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Scott J. Peters
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Scott J. Peters is co-director of Imagining America: Artists and Scholars in Public Life (IA) and a Syracuse University professor in the Cultural Foundations of Education department in the School of Education. He has devoted his professional career to studying and strengthening higher education’s public mission, purposes and work. His research agenda focuses on the connections between higher education and democracy, especially in the land-grant system. His most recent book, “Democracy and Higher Education: Traditions and Stories of Civic Engagement” (Michigan State University Press, 2010), contributes to a new line of research on the critically important task of strengthening and defending higher education’s positive roles in and for a democratic society. He is the author of Imagining America’s Foreseeable Futures position paper, “Changing the Story About Higher Education’s Public Purposes and Work: Land-Grants, Liberty, and the Little Country Theater.”



A nationally recognized scholar, Peters has designed and pursued independent research projects with significant support from the U.S. Department of Agriculture (USDA) and the Kettering Foundation. He is on the leadership team of a national five-year initiative, funded with a $5 million grant from USDA, called “Food Dignity: Action Research on Engaging Food Insecure Communities and Universities in Building Sustainable Community Food Systems.”



At Cornell since 1999, Peters established an innovative teaching and research program that interweaves democratic theory and political and educational philosophy with historical and narrative methods. Before Cornell, he spent two years as an assistant professor of public work with the University of Minnesota Extension System. He received two graduate degrees at the University of Minnesota: a master’s degree in public affairs from the Humphrey School of Public Affairs, and a Ph.D. in educational policy and administration. Before his graduate work, he served for 10 years as program director of one of the nation’s oldest community-university partnerships, the University YMCA at the University of Illinois at Urbana-Champaign, where he received his bachelor’s degree in education.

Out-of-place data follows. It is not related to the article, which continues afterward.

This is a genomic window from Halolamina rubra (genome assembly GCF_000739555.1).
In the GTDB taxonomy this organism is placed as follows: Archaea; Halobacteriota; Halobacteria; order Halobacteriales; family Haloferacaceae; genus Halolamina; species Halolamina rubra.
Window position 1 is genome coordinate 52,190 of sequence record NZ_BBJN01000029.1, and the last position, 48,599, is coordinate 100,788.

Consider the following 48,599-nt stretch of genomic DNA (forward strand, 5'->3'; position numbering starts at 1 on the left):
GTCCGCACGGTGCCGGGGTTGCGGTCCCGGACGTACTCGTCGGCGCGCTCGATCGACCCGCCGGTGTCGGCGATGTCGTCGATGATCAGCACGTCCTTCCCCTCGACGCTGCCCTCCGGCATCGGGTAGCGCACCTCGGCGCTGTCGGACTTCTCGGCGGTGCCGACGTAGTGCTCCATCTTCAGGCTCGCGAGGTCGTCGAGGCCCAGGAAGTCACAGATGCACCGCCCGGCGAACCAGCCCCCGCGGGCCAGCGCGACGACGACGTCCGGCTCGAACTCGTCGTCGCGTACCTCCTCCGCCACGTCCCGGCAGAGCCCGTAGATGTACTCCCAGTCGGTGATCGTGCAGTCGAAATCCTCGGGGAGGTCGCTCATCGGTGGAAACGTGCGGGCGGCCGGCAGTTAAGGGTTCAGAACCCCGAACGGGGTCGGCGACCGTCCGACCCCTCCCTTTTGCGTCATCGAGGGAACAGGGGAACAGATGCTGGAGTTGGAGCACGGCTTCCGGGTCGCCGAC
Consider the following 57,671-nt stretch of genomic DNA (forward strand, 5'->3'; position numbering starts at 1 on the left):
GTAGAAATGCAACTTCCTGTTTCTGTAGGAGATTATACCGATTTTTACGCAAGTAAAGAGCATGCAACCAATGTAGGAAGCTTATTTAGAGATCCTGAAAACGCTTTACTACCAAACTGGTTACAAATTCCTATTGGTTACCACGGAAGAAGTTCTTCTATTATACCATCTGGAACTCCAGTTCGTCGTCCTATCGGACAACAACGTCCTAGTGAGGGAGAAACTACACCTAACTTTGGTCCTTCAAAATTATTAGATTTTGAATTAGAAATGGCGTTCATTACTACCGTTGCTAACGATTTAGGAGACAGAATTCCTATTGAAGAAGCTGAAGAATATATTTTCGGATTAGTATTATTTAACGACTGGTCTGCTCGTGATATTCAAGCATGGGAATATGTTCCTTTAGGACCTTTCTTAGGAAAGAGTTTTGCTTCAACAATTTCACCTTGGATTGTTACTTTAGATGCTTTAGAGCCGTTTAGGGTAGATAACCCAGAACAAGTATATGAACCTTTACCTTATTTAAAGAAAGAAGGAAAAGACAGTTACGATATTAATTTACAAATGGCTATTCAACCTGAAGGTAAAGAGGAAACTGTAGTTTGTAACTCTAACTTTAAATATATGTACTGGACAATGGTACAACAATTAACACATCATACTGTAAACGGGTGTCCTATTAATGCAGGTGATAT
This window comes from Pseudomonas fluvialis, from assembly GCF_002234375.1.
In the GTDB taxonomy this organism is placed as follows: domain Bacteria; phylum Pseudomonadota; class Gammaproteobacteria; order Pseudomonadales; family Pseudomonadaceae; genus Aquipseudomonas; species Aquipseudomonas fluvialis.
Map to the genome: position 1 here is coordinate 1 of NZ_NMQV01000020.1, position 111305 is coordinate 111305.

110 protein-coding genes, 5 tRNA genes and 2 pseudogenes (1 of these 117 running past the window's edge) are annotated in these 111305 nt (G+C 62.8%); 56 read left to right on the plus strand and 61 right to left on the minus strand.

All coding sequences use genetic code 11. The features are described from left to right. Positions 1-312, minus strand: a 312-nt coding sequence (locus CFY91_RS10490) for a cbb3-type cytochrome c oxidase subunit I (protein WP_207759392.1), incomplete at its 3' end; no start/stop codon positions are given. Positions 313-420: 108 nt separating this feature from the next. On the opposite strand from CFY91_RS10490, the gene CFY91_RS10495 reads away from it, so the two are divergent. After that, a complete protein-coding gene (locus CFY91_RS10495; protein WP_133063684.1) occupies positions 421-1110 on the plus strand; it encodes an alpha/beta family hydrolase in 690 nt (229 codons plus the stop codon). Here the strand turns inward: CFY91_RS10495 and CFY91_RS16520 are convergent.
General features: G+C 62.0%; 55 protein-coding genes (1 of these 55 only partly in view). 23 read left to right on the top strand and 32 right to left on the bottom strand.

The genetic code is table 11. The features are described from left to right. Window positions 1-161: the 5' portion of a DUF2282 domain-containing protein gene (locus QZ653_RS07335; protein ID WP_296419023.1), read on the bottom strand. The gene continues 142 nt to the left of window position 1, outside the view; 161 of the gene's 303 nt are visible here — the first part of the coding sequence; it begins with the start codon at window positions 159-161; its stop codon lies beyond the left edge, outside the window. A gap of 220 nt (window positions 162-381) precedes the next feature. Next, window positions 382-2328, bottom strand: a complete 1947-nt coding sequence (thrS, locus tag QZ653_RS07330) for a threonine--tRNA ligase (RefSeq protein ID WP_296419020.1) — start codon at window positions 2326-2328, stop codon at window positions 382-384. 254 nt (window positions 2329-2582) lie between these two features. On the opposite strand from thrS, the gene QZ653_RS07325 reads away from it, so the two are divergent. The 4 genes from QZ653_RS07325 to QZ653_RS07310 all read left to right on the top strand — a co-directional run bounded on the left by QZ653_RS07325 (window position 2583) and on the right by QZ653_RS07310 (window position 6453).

Entries by Scott J. Peters

Welcome to the PAGE2Ferguson Blog Salon

(0) Comments | Posted February 10, 2015 | 9:27 AM

At this time of protest over systems of power, oppression, racism, and police brutality, Imagining America: Artists and Scholars in Public Life lifts up the voices of our graduate students in response to the #BlackLivesMatter movement. On Martin Luther King, Jr. Day 2015, our Publicly Active Graduate Education...

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Reconsidering the Civic Value of Cooperative Extension Through Stories

(0) Comments | Posted February 12, 2014 | 7:15 AM

In 1996, I spent some time at the University of Wisconsin at Madison working in the archives for my dissertation research. I was studying the origins and early development of the Cooperative Extension System's civic mission. Looking through a collection of papers about county extension work, I found...

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Countering the Single Story About Higher Education's Public Purpose

(4) Comments | Posted September 27, 2013 | 4:28 PM

By Scott J. Peters and Timothy K. Eatman, Faculty Co-Directors, Imagining America: Artists and Scholars in Public Life

In her moving TED talk on "the danger of the single story," Nigerian novelist Chimamanda Adichie describes how single, one dimensional stories about people, institutions, and...

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In Troubled Times, a Democratic Revival

(0) Comments | Posted January 23, 2013 | 5:13 PM

On a snowy night in Syracuse, New York, community members stream into Grace Episcopal Church. Soon the church hall is packed. As the lights are dimmed, the insistent cry of a fiddle cuts through the darkness. One by one, from every direction, lanterns flicker to life, causing a series of...

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Linked Fates and Futures

(0) Comments | Posted October 4, 2012 | 2:35 PM

This year's election is being framed as a choice between two opposing visions of American society. One vision reflects an embrace of cooperation and shared sacrifice. The other, of individual initiative, personal responsibility, and self-reliance. Backed up by recent polls, these visions appear to represent a deepening and solidifying divide...

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